Our bathroom project is almost done. What started with the assembly/installation of a new shower ended up morphing into a full-blown re-model. It shouldn’t have taken so long considering that our bathroom is the size of a postage stamp, but, you know, problems.
Putting together our new shower brought out Callaghan’s one frustration with the United States: our non-compliance with the metric system. The only time he rants about the States is when he’s confronted with fractions. He did plenty of ranting over the shower pieces.
“Blame England,” I said, quick to throw England under the bus. (Being French, Callaghan always says that he “only hates half of me” – the English half. It’s in his genes, he says.)
I get him. I’m American, and I still can’t do fractions. That’s not saying much, though, since the math part of my brain has always been crippled by math anxiety. I remember going to high school rejecting math in academic settings. I just… shall we say… checked out.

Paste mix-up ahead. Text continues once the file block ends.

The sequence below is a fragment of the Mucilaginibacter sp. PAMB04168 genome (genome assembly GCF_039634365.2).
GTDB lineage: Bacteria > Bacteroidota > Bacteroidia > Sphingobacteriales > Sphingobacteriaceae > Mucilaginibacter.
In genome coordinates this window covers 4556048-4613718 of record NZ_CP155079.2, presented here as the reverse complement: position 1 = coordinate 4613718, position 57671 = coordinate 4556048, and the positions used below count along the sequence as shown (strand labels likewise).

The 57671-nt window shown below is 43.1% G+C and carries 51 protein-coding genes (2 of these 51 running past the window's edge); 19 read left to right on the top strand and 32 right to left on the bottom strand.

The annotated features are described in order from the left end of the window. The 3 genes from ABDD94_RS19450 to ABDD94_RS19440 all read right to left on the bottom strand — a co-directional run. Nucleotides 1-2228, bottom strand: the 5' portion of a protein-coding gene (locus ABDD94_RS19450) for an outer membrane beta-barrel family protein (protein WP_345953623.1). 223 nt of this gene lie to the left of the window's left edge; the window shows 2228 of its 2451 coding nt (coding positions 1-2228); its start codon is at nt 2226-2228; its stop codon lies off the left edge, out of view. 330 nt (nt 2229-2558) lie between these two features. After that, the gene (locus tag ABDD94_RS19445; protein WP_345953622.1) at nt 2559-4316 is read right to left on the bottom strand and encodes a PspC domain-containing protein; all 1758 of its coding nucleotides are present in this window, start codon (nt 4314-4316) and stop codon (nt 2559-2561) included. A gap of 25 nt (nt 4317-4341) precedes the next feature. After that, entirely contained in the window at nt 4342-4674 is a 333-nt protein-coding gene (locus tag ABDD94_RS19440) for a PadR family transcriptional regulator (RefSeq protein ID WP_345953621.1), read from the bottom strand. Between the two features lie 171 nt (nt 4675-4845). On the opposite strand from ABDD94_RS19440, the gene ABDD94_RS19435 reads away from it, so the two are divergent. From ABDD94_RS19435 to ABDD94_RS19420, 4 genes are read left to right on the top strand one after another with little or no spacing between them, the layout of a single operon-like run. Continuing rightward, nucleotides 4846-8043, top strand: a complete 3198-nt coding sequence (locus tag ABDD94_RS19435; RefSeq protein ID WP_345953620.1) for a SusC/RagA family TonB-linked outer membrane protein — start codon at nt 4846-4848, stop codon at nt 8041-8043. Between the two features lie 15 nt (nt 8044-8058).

How do I know that math anxiety is real? In the army, I made effortless, practical use of trigonometry to cut radio antenna wavelengths based on frequencies. Put me in a MATH CLASSROOM, though, and I’m done. I’m out.
Anyway, when Callaghan came to me waving his arms while announcing, “We’re wasting time! A lot of precious time is being wasted with these… doing of fractions!” I did a quick search for an online fraction calculator. “Shoot,” I said, signaling his cue to recite the fractions he needed to calculate.
He looked at his notes. I waited. I had my fingers set on my numeric keypad. I was expecting to hear the sort of fractional equations I would’ve learned in school had I cared.
“43 1/2 – 3 1/8, 43 7/16 -2 /16, 43 3/16 – 35/16, and 1 3/4 + 2 3/8.”
To which I said, “What?”
“Please enter the numerator and denomina – ” Yes. Please and thank you.